Another area that could potentially become a source of cooperation but also competition between India and China is space. Earlier in the week, the Chinese foreign ministry congratulated India on the launch of Chandrayaan 2, adding that “we would like to work with India for outer space exploration.” Later in the week, the Indian armed forces conducted their first ever simulated space warfare exercise, IndSpaceEx. TOI’s report on the exercise quotes an unidentified Indian official as saying: “There is the need to explore effective tactical, operational and strategic exploitation of the final frontier of warfare. We cannot keep twiddling our thumbs while China zooms ahead.We cannot match China but must have capabilities to protect our space assets.” That didn’t go unnoticed in Beijing. This Global Times commentary notes that while there is a potential to cooperate, “India must guarantee that its space development does not target any third country, or it will face serious consequences. China still has various tools to use as countermeasures, if India’s space ambitions go astray and trigger an arms race between the two countries.”
– Trade & Investments: The Hindu BusinessLine reported that the Indian Commerce Ministry has been holding a series of meetings with various industry associations on tariff elimination under the proposed RCEP deal. This is significant since the minister in charge, Piyush Goyal, has been on record in the recent past that Indian industry was not in favour of the deal. He will be now traveling to China on August 2 and 3 for an RCEP Ministerial meeting. Some of the concerns that the Indian side has are rather neatly captured in this story on the impact of Chinese imports on Punjab’s bicycle industry. The piece quotes Badish Jindal, president of the Federation of Punjab Small Industries Associations, as saying that China has been placing its proxies in Bangladesh and Sri Lanka…supplying its bicycles in India through these SAFTA countries, dodging the customs charges it would have had to add to the item’s cost.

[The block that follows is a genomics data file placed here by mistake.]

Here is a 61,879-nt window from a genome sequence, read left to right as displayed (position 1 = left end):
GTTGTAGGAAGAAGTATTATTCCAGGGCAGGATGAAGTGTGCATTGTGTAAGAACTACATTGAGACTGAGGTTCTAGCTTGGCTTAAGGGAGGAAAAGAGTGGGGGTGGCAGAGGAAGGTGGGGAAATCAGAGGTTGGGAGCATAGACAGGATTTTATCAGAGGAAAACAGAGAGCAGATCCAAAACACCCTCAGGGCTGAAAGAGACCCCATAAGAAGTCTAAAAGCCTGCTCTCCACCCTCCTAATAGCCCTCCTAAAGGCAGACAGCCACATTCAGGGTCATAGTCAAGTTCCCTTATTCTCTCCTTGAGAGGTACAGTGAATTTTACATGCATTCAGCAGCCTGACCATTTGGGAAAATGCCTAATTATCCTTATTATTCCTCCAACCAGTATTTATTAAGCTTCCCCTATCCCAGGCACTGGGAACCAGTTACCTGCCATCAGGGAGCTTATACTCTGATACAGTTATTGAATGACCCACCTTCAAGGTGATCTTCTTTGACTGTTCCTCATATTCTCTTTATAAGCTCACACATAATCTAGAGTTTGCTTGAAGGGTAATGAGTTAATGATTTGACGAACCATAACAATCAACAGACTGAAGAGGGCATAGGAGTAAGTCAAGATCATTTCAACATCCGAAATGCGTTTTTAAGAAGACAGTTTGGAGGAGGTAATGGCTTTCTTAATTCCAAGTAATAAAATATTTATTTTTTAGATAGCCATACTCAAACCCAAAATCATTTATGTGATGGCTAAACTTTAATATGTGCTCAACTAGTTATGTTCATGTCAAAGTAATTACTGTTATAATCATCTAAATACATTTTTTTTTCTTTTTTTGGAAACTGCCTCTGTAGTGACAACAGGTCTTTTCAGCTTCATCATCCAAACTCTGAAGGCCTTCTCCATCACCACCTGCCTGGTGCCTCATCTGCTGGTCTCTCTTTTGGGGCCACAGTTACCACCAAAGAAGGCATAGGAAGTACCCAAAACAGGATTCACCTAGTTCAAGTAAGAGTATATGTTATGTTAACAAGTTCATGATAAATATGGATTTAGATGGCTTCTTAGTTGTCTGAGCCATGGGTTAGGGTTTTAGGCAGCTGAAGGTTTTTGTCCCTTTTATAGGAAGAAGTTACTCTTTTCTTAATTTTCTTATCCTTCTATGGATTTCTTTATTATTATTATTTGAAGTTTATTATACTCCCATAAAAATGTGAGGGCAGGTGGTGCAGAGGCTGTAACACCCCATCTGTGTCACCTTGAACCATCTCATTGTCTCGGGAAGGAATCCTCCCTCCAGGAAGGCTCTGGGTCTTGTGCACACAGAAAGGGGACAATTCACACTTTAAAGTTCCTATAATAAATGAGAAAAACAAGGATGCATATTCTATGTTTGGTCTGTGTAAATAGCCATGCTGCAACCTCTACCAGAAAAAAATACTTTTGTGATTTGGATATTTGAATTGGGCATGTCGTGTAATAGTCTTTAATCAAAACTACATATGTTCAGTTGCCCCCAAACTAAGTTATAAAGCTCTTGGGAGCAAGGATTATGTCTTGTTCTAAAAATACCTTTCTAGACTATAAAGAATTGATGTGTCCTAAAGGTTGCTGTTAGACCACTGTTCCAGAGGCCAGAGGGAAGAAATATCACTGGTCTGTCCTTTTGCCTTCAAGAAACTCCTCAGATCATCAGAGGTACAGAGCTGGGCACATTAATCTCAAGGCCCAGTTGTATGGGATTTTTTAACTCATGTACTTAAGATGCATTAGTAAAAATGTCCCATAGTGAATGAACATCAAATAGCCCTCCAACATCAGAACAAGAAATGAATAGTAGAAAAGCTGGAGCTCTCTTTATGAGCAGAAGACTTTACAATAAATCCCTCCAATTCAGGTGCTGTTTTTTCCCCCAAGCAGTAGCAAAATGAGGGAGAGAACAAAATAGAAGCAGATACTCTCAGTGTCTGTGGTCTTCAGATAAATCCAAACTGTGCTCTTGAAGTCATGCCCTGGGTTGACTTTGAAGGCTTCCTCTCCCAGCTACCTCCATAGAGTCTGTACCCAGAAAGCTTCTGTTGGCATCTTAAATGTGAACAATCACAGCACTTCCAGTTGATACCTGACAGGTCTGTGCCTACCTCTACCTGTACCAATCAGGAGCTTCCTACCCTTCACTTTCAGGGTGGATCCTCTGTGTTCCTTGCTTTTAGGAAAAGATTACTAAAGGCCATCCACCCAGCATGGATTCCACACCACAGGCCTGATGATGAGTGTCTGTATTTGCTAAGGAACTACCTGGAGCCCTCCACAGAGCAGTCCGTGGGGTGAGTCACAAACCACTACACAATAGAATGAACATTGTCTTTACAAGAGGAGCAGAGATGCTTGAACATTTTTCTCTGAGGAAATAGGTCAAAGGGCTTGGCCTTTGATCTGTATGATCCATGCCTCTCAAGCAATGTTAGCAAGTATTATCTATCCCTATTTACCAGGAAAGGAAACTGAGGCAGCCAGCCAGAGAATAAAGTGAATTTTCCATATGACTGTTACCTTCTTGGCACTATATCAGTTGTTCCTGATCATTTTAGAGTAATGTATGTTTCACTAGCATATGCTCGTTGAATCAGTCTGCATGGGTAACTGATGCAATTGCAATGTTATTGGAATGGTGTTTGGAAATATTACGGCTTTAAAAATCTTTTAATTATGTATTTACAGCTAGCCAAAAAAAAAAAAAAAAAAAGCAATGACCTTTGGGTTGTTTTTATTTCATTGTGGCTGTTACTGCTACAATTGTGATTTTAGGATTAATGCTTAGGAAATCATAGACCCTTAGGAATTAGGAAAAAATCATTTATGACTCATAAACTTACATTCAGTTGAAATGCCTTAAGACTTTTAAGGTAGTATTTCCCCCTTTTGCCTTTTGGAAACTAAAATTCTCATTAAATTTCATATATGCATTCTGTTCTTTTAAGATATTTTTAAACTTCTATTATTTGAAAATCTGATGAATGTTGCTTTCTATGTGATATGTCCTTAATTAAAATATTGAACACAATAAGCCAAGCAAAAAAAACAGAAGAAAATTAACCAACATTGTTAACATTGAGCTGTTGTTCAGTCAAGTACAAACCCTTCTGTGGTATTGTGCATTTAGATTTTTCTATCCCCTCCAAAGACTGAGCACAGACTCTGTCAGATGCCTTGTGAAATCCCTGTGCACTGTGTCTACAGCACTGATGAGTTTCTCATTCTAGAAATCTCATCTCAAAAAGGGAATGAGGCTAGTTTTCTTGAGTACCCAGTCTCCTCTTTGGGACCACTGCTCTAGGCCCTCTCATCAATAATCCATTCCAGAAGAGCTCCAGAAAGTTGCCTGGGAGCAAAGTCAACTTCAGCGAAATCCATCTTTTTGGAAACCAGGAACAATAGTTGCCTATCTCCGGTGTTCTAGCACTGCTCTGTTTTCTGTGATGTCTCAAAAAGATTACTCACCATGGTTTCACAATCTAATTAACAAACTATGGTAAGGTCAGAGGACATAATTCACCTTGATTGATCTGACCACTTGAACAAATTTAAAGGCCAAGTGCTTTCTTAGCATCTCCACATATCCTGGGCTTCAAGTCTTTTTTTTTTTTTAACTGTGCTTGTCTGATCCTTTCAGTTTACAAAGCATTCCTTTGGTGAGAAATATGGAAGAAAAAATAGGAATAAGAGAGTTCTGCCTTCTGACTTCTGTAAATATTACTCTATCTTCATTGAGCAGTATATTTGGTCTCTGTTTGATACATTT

Meanwhile, two Chinese firms appear to be betting on the Indian market. One of them is Starbucks rival Luckin, which has inked a JV with Americana Group, opening up the Middle East and India for its coffee retail business. The other is tech giant Tencent. This Mint report tells us that the company has invested nearly $2 billion across a number of Indian start-ups and is still looking for investment opportunities. Also, ByteDance, the parent company of TikTok, which continues to face serious scrutiny in India, says that it wants to invest $1 billion in India over the next three years. Also, it says that it is “in the process of examining options for safe, secure, and reliable services” to store data “within India’s borders.” Finally, there continues to be much discussion about whether India has managed to eke out gains amid the US-China trade war. This Financial Times piece argues that India hasn’t managed to do so owing to capital shortage, infrastructure bottlenecks, such as road connectivity, the rail network and speed of freight trains along with poor labour productivity.